The route to Chief Technology Officer is a winding, twisting path that many who take technical positions will set their sights on. And although some have claimed that there is an almost ‘standard’ path to CTO, our experience speaking to technical leaders suggests otherwise.
There are many routes to the top of the technical mountain but these career stories from CTO’s were brought together to help those with CTO aspirations plan their next steps.
So how do you become a CTO? Listen to those who are already there.
David Lush is the CTO at Mind Gym, a business consultancy that uses the latest psychology and behavioural science to transform how people think, feel and behave and so improve the performance of companies and the lives of people who work in them.
With a technical career spanning 16 years, David started as a graduate java engineer at PowerTec Systems, a small healthcare business that built staff rostering software for clients including the NHS.
“It was quite an old fashioned tech business with the tech director basically hiring me and another graduate to ‘make this work on the web.”
Without much guidance, David and his software engineering colleague needed to do everything themselves – from putting in place source control to building tracking systems, architecture and full-stack development.
“It was a real baptism of fire but it taught us a very wide spread of skills – the only gap was a lack of technical mentorship.”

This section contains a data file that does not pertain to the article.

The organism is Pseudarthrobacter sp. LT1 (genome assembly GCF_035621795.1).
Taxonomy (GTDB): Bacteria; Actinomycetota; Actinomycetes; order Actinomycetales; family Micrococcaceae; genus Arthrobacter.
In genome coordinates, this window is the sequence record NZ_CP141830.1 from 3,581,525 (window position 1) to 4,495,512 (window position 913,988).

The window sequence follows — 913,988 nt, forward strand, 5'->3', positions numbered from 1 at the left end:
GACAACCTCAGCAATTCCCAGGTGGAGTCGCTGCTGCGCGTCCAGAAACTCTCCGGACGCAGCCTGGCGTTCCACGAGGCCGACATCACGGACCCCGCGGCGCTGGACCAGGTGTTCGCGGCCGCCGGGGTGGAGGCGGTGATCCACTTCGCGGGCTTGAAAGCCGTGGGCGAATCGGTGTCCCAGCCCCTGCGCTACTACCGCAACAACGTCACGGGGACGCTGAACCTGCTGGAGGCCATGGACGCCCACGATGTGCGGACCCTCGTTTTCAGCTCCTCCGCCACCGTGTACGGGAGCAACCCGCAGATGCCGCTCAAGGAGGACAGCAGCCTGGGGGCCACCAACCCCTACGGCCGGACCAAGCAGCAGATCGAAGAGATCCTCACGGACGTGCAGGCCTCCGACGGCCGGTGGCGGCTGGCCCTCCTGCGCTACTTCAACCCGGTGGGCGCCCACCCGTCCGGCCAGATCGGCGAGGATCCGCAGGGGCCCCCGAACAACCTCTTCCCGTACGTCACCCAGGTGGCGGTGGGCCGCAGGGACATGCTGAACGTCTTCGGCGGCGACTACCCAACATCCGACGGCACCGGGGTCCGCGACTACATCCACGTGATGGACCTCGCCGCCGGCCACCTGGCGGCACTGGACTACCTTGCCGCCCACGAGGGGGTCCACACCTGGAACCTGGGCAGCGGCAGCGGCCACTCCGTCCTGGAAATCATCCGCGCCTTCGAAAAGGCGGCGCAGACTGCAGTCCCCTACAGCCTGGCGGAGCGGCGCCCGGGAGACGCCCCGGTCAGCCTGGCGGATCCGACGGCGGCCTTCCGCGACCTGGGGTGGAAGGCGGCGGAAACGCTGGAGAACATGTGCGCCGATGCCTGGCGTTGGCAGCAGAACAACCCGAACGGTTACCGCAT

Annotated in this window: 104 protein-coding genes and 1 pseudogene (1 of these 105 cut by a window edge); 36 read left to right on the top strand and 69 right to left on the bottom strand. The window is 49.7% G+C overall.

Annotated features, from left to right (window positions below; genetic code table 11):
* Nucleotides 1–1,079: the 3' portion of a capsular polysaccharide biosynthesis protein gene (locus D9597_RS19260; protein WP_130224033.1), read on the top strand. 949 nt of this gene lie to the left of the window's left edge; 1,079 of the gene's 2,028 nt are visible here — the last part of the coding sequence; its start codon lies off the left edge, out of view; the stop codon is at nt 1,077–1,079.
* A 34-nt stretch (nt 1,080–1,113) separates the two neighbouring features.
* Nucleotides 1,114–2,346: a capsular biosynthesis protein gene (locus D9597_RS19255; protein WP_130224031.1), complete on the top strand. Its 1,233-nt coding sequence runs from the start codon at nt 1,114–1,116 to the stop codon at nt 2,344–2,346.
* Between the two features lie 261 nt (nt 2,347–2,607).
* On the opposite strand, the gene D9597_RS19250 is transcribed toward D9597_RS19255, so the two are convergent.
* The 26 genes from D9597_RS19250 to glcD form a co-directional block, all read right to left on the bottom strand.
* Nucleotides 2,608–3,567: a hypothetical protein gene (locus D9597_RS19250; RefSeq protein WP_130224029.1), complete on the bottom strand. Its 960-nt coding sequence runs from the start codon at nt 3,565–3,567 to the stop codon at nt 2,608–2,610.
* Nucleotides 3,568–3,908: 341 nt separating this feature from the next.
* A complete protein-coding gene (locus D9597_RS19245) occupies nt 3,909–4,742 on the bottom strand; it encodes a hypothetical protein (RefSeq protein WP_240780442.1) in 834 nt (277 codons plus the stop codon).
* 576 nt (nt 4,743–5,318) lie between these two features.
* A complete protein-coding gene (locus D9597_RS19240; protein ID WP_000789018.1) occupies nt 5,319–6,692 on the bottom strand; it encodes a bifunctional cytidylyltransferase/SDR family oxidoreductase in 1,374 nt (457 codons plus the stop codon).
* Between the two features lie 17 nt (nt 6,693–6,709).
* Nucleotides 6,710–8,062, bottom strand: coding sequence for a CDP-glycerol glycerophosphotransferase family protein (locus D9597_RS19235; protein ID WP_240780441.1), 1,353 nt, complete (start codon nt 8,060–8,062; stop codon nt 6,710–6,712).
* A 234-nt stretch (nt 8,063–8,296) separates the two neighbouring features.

After 4 years at PowerTec Systems, David moved on to Visa as a Software Engineer. At Visa David moved into a Lead Software Developer role after 3 years, where he managed a team of 7, championed agile delivery improvements and played a fundamental part in delivering the Visa’s early mobile payments services.
“I wanted to get a big brand on my CV and learn from a mature organisation”
By 2014 he moved into a Head of Digital Development role at Visa, in which he was responsible for a team of 80 software engineers, test engineers, scrum masters and business analysts. This role put a strong emphasis on team management and strategic leadership.
“Crucially, my sphere of influence grew during this time along with my ability to ripple larger and larger changes across the business. I was eventually able to get a real cultural influence across the wider organisation.”
In 2017 David made the move to ONZO, a VC funded start-up that focuses on smart meter data analytics. His first priority was building the team, which was initially a very small engineering team of 2 permanent engineers and a small group of contractors. He quickly built this to 17 permanent engineers while putting in place strong continuous delivery practices that ensured they were shipping to production multiple times per day.
“Here I was able to check my imposter syndrome and confirm the successes I’ve had previously. This was in terms of hiring talent, building team culture and building platforms.”
In his most recent role, at Mind Gym, it was a new engineering team and technical infrastructure. An environment that proved to be a hook for David who was going off the back of successes in his time at ONZO.
“My path into the CTO role has been through the creation of great software engineering teams. Building generative (blameless, highly cooperative, high communication teams) team cultures and still loving the tech.”